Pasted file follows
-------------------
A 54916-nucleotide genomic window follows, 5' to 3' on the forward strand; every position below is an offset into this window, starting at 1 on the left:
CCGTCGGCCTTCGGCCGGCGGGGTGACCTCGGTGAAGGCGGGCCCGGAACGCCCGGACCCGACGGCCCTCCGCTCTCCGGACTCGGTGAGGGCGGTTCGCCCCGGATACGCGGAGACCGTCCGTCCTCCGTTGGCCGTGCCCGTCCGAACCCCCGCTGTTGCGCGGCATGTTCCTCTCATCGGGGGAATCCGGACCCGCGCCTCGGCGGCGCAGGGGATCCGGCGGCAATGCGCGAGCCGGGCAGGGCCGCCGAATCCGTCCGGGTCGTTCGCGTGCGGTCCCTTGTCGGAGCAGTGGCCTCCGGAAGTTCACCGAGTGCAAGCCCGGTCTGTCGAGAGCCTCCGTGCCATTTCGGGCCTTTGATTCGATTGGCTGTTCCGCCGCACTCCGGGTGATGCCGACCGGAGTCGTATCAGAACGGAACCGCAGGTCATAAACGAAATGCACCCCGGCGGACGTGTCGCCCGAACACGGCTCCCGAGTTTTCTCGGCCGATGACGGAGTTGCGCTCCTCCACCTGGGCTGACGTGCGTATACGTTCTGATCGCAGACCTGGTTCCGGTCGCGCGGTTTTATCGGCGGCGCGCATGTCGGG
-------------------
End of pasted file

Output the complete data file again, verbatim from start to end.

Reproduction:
A 54916-nucleotide genomic window follows, 5' to 3' on the forward strand; every position below is an offset into this window, starting at 1 on the left:
CCGTCGGCCTTCGGCCGGCGGGGTGACCTCGGTGAAGGCGGGCCCGGAACGCCCGGACCCGACGGCCCTCCGCTCTCCGGACTCGGTGAGGGCGGTTCGCCCCGGATACGCGGAGACCGTCCGTCCTCCGTTGGCCGTGCCCGTCCGAACCCCCGCTGTTGCGCGGCATGTTCCTCTCATCGGGGGAATCCGGACCCGCGCCTCGGCGGCGCAGGGGATCCGGCGGCAATGCGCGAGCCGGGCAGGGCCGCCGAATCCGTCCGGGTCGTTCGCGTGCGGTCCCTTGTCGGAGCAGTGGCCTCCGGAAGTTCACCGAGTGCAAGCCCGGTCTGTCGAGAGCCTCCGTGCCATTTCGGGCCTTTGATTCGATTGGCTGTTCCGCCGCACTCCGGGTGATGCCGACCGGAGTCGTATCAGAACGGAACCGCAGGTCATAAACGAAATGCACCCCGGCGGACGTGTCGCCCGAACACGGCTCCCGAGTTTTCTCGGCCGATGACGGAGTTGCGCTCCTCCACCTGGGCTGACGTGCGTATACGTTCTGATCGCAGACCTGGTTCCGGTCGCGCGGTTTTATCGGCGGCGCGCATGTCGGG